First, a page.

Thursday, July 31, 2008

The boy who cried wolf a.k.a. Auckland U.

Fire Wardens a.k.a. Christene and Rixanne
(Tamaki Front Desk Staff)

This Tuesday while supervising students in our satellite clinic (Tamaki), the alarms went off, so we all shuffled outside and stood in the wind and rain, waiting for all the Fire Wardens report their staff out alive and well. Fortunately, I wasn't worried it was an real alarm, as we'd had one the previous day in the city campus where it's a whole other experience, trudging down five flights of stairs with elderly patients in tow. It could be a welcome interruption in the two hour eye examination process, if the patient didn't have to worry about their parking meters running over and prospect of tickets.

Since we have a drill every two weeks, (YES, EVERY TWO WEEKS), I can't help but wonder how many fires there could really be. I tried looking up the fire stats for Auckland or New Zealand, but didn't find anything satisfactory online. I must assume with our rigorous fire drill schedule that the risk of dying in a fire here is either frighteningly high or fantastically low.

Yours in safety,

Sara

Tuesday, July 29, 2008

Wisdom of the Tao Te Ching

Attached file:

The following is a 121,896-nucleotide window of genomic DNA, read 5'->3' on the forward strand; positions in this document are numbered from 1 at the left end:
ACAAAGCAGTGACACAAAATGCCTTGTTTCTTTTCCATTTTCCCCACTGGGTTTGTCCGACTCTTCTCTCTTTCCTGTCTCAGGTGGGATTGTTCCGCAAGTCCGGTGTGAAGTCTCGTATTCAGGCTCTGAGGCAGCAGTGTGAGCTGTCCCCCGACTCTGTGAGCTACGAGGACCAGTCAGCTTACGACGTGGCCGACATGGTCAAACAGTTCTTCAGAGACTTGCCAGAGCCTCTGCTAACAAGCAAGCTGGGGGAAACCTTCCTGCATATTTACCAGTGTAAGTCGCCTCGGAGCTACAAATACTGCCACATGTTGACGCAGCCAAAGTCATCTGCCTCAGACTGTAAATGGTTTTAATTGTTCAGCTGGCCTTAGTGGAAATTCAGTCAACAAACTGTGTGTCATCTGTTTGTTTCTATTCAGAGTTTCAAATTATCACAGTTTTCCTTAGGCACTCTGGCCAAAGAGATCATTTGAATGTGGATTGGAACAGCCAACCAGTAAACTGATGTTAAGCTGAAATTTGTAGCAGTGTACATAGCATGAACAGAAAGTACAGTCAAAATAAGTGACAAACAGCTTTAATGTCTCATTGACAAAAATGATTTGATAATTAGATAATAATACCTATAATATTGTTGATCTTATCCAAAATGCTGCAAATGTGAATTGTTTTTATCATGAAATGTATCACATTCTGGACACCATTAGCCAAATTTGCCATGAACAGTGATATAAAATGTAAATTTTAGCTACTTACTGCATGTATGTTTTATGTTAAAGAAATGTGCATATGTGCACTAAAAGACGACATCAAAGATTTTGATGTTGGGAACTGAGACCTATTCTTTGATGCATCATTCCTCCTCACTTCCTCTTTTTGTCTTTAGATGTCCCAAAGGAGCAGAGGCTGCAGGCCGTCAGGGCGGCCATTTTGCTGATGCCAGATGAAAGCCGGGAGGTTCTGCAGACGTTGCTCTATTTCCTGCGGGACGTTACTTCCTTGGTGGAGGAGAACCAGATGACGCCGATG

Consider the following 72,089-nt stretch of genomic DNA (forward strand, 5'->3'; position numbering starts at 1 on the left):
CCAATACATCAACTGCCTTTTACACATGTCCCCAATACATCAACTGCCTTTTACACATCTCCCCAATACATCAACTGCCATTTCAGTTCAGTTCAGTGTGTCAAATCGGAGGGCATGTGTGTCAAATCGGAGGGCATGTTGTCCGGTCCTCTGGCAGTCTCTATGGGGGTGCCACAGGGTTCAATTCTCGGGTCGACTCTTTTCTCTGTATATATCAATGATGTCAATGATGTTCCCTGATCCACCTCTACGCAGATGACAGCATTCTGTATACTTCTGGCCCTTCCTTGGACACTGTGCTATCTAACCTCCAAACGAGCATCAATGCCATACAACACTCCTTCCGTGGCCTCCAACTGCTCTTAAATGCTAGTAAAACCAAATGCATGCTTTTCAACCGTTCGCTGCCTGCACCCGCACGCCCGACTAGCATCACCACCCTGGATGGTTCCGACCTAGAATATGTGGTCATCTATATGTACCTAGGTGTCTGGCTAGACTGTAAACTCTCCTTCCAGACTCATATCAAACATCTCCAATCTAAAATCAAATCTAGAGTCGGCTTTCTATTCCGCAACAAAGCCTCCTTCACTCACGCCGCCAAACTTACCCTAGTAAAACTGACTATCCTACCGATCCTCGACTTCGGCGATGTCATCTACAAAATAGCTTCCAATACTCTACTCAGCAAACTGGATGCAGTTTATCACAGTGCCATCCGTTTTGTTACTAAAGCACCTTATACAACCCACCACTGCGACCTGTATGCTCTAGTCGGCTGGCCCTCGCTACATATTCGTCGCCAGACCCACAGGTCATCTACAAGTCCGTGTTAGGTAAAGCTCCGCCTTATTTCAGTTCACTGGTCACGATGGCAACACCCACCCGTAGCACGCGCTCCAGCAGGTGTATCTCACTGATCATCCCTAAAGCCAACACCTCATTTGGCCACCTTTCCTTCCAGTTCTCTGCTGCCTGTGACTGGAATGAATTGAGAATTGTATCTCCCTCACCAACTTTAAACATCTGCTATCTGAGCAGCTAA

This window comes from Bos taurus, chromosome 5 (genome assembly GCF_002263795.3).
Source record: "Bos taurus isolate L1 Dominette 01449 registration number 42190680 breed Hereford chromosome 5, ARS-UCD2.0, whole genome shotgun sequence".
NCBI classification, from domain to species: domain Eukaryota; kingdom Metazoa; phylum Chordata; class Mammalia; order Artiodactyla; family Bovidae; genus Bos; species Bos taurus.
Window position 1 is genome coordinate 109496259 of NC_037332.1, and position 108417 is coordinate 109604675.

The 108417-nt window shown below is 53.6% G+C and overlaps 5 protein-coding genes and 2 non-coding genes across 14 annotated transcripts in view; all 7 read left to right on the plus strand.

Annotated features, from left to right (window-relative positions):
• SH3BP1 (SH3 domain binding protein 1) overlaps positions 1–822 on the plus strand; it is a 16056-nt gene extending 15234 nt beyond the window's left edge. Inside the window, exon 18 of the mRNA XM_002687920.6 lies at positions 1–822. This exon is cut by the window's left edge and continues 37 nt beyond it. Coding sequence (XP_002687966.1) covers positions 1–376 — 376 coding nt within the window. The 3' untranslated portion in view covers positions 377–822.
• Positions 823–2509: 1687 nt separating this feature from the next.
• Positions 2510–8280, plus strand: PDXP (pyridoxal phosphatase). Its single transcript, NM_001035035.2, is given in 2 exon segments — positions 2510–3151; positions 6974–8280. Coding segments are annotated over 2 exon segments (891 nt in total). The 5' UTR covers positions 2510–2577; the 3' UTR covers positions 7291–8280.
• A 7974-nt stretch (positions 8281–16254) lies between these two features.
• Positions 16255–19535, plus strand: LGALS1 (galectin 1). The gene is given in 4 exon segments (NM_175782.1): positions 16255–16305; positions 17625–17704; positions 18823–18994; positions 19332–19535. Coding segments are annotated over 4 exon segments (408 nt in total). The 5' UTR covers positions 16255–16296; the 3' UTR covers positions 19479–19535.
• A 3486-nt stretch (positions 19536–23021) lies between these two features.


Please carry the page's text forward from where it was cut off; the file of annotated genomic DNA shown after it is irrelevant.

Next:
If you realize that all things change,
there is nothing you will try to hold on to.
If you aren't afraid of dying,
there is nothing you can't achieve.

Trying to control the future
is like trying to take the master carpenter's place.
When you handle the master carpenter's tools,
chances are that you'll cut your hand.

Sunday, July 27, 2008

Honor your age and your elders

Although we identify creative genius with child prodigies such as Mozart, researchers in creativitity point out that the careers that last the longest are those that began late in life. So don't be afraid to try something new!

Why is it that...
In social settings, it's considered rude to ask someone their age and if a person is asked, they might consider removing a year or two. (Whereas in places like China, where old age is respected, a person may add a year or two to their age.)


Senility Prayer:
"God grant me the senility to forget the people I never liked anyway,
the good fortune to run into the ones I do,
and the eyesight to tell the difference."